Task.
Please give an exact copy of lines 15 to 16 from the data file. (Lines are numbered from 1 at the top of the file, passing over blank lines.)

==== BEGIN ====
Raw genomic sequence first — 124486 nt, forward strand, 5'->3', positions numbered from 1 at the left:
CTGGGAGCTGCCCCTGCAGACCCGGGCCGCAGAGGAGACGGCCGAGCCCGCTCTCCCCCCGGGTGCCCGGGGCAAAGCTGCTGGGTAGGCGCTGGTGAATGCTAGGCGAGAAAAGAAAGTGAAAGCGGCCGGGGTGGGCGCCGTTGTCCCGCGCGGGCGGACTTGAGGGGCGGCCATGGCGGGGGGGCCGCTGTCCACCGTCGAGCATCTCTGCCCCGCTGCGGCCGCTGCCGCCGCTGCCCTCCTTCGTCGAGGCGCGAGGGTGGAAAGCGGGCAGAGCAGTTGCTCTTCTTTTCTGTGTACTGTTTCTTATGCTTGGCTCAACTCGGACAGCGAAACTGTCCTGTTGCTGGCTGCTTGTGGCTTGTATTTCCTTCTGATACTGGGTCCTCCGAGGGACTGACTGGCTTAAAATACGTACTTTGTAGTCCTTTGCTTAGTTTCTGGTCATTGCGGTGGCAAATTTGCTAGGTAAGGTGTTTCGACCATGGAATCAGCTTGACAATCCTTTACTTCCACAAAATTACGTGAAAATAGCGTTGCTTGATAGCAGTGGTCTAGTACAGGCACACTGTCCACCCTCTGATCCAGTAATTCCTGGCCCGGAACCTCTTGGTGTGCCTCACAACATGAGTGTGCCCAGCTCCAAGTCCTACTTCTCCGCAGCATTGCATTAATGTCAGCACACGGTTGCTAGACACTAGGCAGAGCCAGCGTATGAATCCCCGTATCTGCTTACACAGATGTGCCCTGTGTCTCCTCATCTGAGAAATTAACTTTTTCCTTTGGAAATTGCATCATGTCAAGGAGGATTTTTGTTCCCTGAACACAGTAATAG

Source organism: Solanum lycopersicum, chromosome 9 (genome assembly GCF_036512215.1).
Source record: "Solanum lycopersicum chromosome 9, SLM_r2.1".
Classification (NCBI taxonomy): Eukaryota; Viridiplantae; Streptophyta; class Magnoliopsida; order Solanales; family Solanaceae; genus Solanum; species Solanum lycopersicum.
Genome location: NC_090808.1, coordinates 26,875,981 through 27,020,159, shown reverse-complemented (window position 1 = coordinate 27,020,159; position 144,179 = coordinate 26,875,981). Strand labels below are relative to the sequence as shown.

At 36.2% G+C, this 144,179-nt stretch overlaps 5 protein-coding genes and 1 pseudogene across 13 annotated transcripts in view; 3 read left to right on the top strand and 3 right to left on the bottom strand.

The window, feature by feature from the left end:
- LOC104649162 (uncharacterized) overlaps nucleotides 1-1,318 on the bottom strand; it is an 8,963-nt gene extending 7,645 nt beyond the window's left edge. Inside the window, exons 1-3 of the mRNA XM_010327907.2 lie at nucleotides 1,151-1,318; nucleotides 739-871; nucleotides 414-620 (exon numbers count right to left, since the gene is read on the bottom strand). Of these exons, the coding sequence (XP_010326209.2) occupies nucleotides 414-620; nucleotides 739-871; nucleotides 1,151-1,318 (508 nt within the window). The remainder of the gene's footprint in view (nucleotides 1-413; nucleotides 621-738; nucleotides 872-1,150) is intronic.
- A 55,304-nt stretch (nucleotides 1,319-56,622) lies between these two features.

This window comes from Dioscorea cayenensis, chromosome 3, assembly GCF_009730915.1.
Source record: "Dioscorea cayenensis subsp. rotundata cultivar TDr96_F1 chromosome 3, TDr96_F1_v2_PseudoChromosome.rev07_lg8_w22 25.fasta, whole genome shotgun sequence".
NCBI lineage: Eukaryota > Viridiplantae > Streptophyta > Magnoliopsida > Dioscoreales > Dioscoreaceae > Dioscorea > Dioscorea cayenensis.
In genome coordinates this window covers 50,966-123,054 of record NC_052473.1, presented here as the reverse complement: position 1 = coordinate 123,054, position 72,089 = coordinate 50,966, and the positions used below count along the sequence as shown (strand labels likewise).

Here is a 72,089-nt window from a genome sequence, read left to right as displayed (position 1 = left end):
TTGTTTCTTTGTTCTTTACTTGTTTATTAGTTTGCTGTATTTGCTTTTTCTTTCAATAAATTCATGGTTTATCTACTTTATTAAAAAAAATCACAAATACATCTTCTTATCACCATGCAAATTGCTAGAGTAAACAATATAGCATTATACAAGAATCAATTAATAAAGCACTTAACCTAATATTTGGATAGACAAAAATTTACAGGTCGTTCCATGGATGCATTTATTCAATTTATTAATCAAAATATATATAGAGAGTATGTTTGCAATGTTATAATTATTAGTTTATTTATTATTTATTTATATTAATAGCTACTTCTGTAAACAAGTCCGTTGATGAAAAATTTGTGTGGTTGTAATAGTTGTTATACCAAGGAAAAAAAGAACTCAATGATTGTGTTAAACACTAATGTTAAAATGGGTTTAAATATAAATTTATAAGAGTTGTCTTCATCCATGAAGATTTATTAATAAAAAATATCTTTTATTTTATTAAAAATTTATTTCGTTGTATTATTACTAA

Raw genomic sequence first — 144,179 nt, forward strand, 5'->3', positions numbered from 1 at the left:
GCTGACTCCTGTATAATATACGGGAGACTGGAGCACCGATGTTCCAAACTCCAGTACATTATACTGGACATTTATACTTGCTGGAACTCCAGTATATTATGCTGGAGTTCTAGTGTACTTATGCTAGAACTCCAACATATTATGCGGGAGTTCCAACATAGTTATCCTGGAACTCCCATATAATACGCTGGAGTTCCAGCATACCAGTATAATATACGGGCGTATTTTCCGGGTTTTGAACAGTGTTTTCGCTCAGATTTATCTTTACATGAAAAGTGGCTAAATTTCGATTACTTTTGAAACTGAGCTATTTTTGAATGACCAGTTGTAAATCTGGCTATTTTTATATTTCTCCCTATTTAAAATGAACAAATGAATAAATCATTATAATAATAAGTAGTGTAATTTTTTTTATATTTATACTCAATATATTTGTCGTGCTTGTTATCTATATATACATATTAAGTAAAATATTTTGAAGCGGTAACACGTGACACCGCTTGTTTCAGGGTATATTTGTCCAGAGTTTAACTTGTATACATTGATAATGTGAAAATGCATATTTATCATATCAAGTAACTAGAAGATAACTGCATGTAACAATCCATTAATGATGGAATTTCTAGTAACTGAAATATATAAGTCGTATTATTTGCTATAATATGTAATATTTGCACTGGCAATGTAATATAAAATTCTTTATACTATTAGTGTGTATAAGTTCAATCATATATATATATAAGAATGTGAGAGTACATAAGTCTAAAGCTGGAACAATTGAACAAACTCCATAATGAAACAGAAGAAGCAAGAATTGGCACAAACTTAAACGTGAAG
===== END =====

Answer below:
Here is a 72,089-nt window from a genome sequence, read left to right as displayed (position 1 = left end):
TTGTTTCTTTGTTCTTTACTTGTTTATTAGTTTGCTGTATTTGCTTTTTCTTTCAATAAATTCATGGTTTATCTACTTTATTAAAAAAAATCACAAATACATCTTCTTATCACCATGCAAATTGCTAGAGTAAACAATATAGCATTATACAAGAATCAATTAATAAAGCACTTAACCTAATATTTGGATAGACAAAAATTTACAGGTCGTTCCATGGATGCATTTATTCAATTTATTAATCAAAATATATATAGAGAGTATGTTTGCAATGTTATAATTATTAGTTTATTTATTATTTATTTATATTAATAGCTACTTCTGTAAACAAGTCCGTTGATGAAAAATTTGTGTGGTTGTAATAGTTGTTATACCAAGGAAAAAAAGAACTCAATGATTGTGTTAAACACTAATGTTAAAATGGGTTTAAATATAAATTTATAAGAGTTGTCTTCATCCATGAAGATTTATTAATAAAAAATATCTTTTATTTTATTAAAAATTTATTTCGTTGTATTATTACTAA